Pat Real can recall texting his mates telling them ‘you’ll never believe what I bought today… a pencil case in the Clare colours’.
Nothing unusual for a Clare student wanting to support his county team you might say but Pat was 37 years of age and going back to college to study Environmental Science.
He’s adamant it was the best decision he ever made and today as a vital member of Irish Water’s northwest team he’s the epitome of reinvention. Foxford has become his adopted home and when he’s not working with water, he’s standing on the waterside with fishing rod in hand.
As a keen angler and environmental advocate, it’s fitting that Pat’s work focuses on the wastewater side of Irish Water’s business. As a Process Optimisation Lead his role focuses on the best ways to treat wastewater while keeping the waterways of Ireland free from pollution.
It might seem obvious that science was a good career fit for Pat, but it took him a few casts of the career rod before he caught the right role. Computing, marketing, garden landscaping and fisheries jobs all preceded his work with Irish Water.
The Clonlara native started off his third level education in agricultural college in Limerick. He was the only one of his 126 classmates who didn’t hail from a farming background but that didn’t stop him. He had worked with neighbouring farmers in Clare, had secured a scholarship to attend and had a notion of running a large farm.
“Michael Healy Rae was in my class, but he hadn’t got the cap at the time, and he was shy,” quipped Pat.
Shyness wasn’t a problem for Pat, and he grabbed every opportunity he got along the way with both hands.
From agricultural college he went to Letterkenny for a course in fish farming which in turn led onto a qualification in aquatic science, a novel course in 1980s Galway.
Two years of odd jobs in Germany followed before he returned home to a placement in the Cong Salmon Hatchery. Then came another move this time to Parteen Hatchery. He was working in the industry he loved and was understandably heartbroken when he was made redundant from Salmara Fisheries, a subsidiary of the ESB to manage the hatchery business.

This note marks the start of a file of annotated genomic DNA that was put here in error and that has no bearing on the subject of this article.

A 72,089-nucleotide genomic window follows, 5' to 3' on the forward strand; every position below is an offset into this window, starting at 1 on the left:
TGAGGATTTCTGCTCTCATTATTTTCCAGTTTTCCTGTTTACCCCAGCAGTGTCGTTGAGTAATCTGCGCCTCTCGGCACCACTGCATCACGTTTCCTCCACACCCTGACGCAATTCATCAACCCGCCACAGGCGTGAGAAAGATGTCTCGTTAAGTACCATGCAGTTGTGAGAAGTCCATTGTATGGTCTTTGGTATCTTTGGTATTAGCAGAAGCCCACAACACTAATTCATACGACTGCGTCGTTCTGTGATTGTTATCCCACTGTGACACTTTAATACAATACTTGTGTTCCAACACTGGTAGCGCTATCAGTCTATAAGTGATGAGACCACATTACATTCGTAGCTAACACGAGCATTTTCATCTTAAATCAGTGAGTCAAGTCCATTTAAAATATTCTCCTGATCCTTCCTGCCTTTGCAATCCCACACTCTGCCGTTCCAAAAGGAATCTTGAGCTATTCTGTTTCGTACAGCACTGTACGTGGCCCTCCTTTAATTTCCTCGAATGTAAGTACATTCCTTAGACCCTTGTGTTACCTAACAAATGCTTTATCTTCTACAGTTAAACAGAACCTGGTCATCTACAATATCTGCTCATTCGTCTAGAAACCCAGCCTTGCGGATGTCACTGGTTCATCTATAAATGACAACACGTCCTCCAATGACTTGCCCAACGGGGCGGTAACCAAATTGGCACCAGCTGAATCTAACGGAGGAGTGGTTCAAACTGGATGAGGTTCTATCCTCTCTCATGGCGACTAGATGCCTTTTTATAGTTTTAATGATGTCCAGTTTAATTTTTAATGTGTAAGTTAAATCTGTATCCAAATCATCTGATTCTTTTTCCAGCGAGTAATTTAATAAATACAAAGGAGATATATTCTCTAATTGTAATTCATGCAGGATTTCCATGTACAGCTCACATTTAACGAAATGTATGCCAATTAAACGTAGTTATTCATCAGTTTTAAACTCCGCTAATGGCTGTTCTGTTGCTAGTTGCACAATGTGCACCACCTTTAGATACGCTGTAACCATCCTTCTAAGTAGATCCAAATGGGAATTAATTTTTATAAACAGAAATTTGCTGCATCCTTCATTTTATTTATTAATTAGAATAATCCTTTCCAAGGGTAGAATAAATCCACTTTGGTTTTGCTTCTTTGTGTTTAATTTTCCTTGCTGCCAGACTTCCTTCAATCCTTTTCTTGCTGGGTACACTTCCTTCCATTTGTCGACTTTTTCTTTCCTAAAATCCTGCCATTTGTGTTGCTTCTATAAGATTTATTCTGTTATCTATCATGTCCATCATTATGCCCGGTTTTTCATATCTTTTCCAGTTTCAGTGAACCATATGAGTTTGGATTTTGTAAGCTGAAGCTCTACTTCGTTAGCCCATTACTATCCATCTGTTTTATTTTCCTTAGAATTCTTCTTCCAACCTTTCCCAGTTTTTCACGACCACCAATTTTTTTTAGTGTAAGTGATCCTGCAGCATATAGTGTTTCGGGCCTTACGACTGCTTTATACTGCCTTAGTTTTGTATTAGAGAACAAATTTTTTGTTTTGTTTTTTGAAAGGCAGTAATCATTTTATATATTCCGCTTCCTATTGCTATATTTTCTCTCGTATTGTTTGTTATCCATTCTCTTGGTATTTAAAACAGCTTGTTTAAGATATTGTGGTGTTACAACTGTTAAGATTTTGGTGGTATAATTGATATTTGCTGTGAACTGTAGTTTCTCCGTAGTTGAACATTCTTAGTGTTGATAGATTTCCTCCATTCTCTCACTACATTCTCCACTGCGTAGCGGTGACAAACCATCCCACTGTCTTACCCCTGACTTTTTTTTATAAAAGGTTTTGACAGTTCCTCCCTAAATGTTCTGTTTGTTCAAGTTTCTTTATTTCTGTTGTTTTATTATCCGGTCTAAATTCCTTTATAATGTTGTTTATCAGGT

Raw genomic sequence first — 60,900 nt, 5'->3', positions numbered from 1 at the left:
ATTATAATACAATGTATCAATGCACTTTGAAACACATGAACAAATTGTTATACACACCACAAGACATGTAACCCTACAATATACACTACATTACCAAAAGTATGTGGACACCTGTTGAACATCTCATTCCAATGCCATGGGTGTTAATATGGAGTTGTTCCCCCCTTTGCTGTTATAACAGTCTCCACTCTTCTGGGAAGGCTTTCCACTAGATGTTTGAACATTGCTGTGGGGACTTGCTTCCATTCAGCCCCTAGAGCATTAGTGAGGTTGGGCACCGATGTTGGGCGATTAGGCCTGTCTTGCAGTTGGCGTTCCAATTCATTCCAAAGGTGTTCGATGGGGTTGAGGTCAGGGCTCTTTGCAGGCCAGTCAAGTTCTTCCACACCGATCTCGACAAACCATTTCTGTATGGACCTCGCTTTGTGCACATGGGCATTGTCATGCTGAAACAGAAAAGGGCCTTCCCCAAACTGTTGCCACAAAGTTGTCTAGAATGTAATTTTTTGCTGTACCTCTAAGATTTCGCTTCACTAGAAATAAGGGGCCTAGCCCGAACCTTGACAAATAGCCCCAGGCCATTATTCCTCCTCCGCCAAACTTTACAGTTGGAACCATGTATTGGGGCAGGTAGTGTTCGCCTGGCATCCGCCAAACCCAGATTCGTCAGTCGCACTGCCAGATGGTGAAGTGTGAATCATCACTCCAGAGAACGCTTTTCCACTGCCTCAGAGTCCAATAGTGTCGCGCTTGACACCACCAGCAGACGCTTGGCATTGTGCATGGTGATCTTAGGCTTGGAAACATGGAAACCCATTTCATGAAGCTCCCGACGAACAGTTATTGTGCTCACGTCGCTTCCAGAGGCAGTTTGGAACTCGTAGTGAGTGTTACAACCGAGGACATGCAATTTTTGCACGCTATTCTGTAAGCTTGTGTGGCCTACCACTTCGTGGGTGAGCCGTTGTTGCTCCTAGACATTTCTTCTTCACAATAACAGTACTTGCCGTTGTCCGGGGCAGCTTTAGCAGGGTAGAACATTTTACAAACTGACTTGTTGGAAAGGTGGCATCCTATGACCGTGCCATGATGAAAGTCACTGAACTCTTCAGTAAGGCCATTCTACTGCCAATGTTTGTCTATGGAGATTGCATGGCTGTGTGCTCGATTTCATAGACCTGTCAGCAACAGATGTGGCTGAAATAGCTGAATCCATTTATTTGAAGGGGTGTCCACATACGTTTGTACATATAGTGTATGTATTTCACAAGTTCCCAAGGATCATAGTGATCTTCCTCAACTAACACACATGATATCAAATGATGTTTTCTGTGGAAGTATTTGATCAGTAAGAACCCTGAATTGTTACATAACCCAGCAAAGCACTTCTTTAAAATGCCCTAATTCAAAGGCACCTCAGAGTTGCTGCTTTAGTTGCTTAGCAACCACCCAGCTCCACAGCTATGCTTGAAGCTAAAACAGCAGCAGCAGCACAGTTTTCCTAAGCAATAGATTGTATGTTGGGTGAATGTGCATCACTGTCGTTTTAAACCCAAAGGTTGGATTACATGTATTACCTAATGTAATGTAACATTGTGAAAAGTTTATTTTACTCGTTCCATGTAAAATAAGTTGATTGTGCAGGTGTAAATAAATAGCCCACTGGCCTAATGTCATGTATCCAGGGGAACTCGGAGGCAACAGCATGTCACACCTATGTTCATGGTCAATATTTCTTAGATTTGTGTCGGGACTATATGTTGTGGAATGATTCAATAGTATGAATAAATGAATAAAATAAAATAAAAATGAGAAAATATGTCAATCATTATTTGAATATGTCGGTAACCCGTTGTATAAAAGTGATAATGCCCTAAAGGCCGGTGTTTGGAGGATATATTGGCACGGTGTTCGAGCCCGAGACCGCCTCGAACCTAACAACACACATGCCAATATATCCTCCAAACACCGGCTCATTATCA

Jobs in the industry were few and far between so he opted to study marketing while working in a computer factory in Limerick. Neither were, as he put it, “my cup of tea”. For a man who says it as he sees it the language used in marketing didn’t impress him and the computing only kept him from the outdoors.
The Celtic Tiger was roaring, everyone around him seemed to have an infinite amount of disposal cash but Pat turned his back on money to follow his passion. He applied for an education allowance and went back to college in Sligo Institute of Technology in search of a degree in Environmental Science. His experience and previous qualifications allowed him to enter the course in year three of four.
His age only proved to be an encouragement and he won top student two years running. When EPS, a Ballyhaunis based company offering solution to the water industry, contacted the college looking for potential employees, Pat was recommended. He enjoyed 10 happy years with the company working on water plants across the country.
When Irish Water was formed in 2014, he saw it as an opportunity to help protect the country’s waterways.
“There’s no doubting there was a lot of negatively surrounding Irish Water at the time but I had to take a leap of faith because I knew Irish Water was the right thing for Ireland.”
His initial role as a Process Optimisation Analyst involved visiting drinking water and wastewater plants determining the strengths and weaknesses of the company’s operations and procedures and recommending changes for optimal performance. He’s since been promoted to Process Optimisation Lead looking after a team across eight counties in the northwest. More efficient dosing regimens, operational procedures, more nature-based solutions – it’s all in Pat’s remit.
He probably knows the streams and rivers of the northwest better than most having set foot in many of them on his search of salmon, trout, seatrout or seabass.
“My heart is in the protection of river and marine environments from pollution. I feel that’s almost a vocation for me and if I wasn’t getting paid to do that, I would probably be doing it in my spare time anyway.”
“This is going to be my final role – it’s going to see me out and when I finish up, I want to be able to say I made a difference to our environment and waterways.”
“The moral of my story is that it’s never too late. Never give up on yourself. If you’re focused and believe in something and you work at it, then you can achieve it. When I came out of college, I was 39 but I will be working until I’m 66 so that gave me 27 years of work.
“In every one of those steps I took I learned something new, made great friends and contacts for life. All of those steps, all the places I lived I enjoyed every one of them and they got me to where I am today. I’m proud of the work we do in Irish Water.”